Summer has finally arrived, but the beginning of beach season inevitably brings weight loss scams with it. Criminals take advantage of the season to offer bogus solutions for losing weight or getting in shape. Here’s how these scams generally work.
A web search on weight loss pulls up legitimate-looking websites often with supposed celebrity endorsements. The websites often encourage you to sign up for a free trial — which, if you read the tiny print, opts you in to getting charged for regular orders or additional products. Lastly, the products themselves, often marketed as “natural” or “organic,” can be unsafe for your body.
Living and eating healthier are laudable goals but take time and commitment. Don’t trust offers that promise “fast results” or “miracle” products. If you are looking to slim down, seek advice from a trustworthy source, such as your doctor or a dietitian, before you commit to a weight loss regimen.
Artificial Intelligence Scams
We have also been hearing a lot about AI lately. Scammers are adept at manipulating the latest technological advances to commit their crimes. These days it’s happening in the world of artificial intelligence – commonly known as AI.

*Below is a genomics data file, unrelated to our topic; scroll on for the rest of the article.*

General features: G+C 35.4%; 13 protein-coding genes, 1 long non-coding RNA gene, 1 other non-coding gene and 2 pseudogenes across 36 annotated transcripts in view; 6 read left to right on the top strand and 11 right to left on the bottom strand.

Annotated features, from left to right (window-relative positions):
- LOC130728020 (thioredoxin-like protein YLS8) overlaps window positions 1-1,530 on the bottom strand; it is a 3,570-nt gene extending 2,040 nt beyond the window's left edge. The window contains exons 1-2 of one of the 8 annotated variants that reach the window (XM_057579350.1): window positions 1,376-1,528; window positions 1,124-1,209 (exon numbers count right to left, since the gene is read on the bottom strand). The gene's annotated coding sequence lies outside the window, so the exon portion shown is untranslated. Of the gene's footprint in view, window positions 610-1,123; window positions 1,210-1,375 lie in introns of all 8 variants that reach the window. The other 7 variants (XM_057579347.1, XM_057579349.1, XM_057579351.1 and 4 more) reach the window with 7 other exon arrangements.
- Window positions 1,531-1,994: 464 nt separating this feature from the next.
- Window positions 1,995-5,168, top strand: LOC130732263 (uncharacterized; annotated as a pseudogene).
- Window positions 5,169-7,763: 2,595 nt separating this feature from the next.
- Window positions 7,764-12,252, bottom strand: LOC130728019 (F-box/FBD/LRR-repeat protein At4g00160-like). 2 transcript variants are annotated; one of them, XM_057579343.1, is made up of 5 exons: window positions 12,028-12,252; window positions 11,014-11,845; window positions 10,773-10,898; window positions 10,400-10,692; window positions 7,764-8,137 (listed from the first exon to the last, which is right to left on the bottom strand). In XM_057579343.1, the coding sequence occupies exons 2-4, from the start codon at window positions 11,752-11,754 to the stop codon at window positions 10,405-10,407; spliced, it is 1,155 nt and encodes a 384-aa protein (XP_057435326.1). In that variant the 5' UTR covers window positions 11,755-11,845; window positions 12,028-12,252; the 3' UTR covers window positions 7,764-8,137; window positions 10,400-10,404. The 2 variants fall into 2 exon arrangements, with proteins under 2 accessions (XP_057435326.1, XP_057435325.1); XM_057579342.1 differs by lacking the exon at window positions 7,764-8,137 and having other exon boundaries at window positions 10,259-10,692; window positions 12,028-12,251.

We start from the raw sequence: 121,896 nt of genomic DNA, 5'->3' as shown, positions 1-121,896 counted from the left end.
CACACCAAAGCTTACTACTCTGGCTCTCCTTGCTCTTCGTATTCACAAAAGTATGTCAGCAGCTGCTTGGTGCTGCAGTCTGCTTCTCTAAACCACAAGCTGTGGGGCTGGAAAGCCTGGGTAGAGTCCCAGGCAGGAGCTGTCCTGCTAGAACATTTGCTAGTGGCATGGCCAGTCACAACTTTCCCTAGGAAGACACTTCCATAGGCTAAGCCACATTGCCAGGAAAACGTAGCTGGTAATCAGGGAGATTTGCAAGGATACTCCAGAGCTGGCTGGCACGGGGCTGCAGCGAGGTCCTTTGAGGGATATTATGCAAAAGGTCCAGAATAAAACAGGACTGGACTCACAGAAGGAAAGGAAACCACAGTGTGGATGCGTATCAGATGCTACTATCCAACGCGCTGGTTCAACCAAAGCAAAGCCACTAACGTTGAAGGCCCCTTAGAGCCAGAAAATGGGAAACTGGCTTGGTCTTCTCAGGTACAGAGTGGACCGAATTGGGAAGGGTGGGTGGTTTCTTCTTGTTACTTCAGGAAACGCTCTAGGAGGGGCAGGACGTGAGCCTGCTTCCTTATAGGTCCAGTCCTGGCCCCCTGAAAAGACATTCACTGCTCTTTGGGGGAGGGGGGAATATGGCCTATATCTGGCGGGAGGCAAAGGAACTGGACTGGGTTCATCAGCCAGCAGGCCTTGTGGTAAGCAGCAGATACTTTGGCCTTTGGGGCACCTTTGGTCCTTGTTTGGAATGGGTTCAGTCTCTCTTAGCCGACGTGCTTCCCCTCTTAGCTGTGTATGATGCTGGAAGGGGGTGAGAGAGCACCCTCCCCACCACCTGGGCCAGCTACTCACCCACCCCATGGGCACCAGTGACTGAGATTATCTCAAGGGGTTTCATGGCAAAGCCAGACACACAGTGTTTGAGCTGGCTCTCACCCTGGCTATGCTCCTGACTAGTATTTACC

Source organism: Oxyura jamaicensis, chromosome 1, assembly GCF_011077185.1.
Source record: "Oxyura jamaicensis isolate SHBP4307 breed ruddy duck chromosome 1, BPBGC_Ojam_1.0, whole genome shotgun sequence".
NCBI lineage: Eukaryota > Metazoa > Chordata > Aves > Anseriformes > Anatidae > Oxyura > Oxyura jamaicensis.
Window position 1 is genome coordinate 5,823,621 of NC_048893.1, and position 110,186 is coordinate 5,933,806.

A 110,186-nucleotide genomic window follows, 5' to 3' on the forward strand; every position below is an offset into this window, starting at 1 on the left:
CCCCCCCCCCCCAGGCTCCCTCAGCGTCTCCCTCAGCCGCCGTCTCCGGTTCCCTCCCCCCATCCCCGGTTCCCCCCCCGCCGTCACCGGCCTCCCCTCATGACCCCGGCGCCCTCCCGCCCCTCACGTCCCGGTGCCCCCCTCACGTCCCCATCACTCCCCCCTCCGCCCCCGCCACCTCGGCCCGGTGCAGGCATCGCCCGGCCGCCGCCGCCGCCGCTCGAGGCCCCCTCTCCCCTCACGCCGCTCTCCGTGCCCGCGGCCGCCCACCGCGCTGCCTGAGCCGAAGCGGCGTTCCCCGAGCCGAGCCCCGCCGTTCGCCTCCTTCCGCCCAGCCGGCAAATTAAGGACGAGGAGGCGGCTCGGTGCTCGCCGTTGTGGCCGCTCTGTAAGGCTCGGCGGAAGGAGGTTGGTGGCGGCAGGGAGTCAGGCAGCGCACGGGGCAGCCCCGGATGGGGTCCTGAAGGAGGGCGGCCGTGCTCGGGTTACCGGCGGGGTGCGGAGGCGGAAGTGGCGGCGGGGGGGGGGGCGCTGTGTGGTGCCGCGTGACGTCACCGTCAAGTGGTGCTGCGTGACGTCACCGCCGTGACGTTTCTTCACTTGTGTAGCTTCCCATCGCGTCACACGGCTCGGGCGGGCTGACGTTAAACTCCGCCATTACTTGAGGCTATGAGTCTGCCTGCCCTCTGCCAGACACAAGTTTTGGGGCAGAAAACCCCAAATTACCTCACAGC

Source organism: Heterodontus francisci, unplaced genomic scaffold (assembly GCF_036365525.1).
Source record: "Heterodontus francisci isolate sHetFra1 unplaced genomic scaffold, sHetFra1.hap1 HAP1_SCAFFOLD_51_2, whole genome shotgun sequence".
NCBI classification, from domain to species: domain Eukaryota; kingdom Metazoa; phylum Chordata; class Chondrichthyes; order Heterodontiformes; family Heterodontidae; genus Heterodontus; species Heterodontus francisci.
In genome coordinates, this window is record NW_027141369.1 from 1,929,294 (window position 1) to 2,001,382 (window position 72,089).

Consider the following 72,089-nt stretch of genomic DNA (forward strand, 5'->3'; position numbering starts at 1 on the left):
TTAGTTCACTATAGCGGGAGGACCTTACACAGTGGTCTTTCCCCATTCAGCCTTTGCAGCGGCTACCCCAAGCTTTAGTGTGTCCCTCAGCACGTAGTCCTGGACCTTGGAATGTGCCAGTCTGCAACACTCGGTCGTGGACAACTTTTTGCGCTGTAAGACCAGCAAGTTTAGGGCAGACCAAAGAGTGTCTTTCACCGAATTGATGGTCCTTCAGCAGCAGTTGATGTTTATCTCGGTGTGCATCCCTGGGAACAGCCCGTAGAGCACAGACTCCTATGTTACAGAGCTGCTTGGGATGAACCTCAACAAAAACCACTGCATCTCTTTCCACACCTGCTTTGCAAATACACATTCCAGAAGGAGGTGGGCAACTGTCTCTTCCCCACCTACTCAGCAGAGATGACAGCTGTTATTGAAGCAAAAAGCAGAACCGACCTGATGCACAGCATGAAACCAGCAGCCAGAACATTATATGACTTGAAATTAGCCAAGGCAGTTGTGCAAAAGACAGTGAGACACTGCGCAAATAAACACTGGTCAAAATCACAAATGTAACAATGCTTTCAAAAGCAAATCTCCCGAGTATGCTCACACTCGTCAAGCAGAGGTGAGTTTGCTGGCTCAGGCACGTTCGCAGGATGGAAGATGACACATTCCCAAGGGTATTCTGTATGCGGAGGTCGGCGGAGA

AI voice cloning is already bringing a new twist to scams that have been around forever. For instance, the grandparent scam calls now can feature the actual voice of the loved one the criminal is impersonating. These tactics are startling, but the ways we protect ourselves haven’t changed.
The first sign of any fraud attempt is when an unexpected contact causes an immediate emotional reaction – often fear, panic, or excitement. Maybe training our brains to disengage when we feel that emotional surge could be the best way to disrupt the criminal act.
Otherwise, stay updated on the latest fraud tactics by bookmarking www.aarp.org/fraudwatchnetwork. And know that anytime you are asked to address some urgent financial matter with a gift card, cryptocurrency or peer-to-peer payment app, it’s a scam.
Be a fraud fighter! If you can spot a scam, you can stop a scam.
Visit the AARP Fraud Watch Network at www.aarp.org/fraudwatchnetwork or call the AARP Fraud Watch Helpline at 1-877-908-3360.
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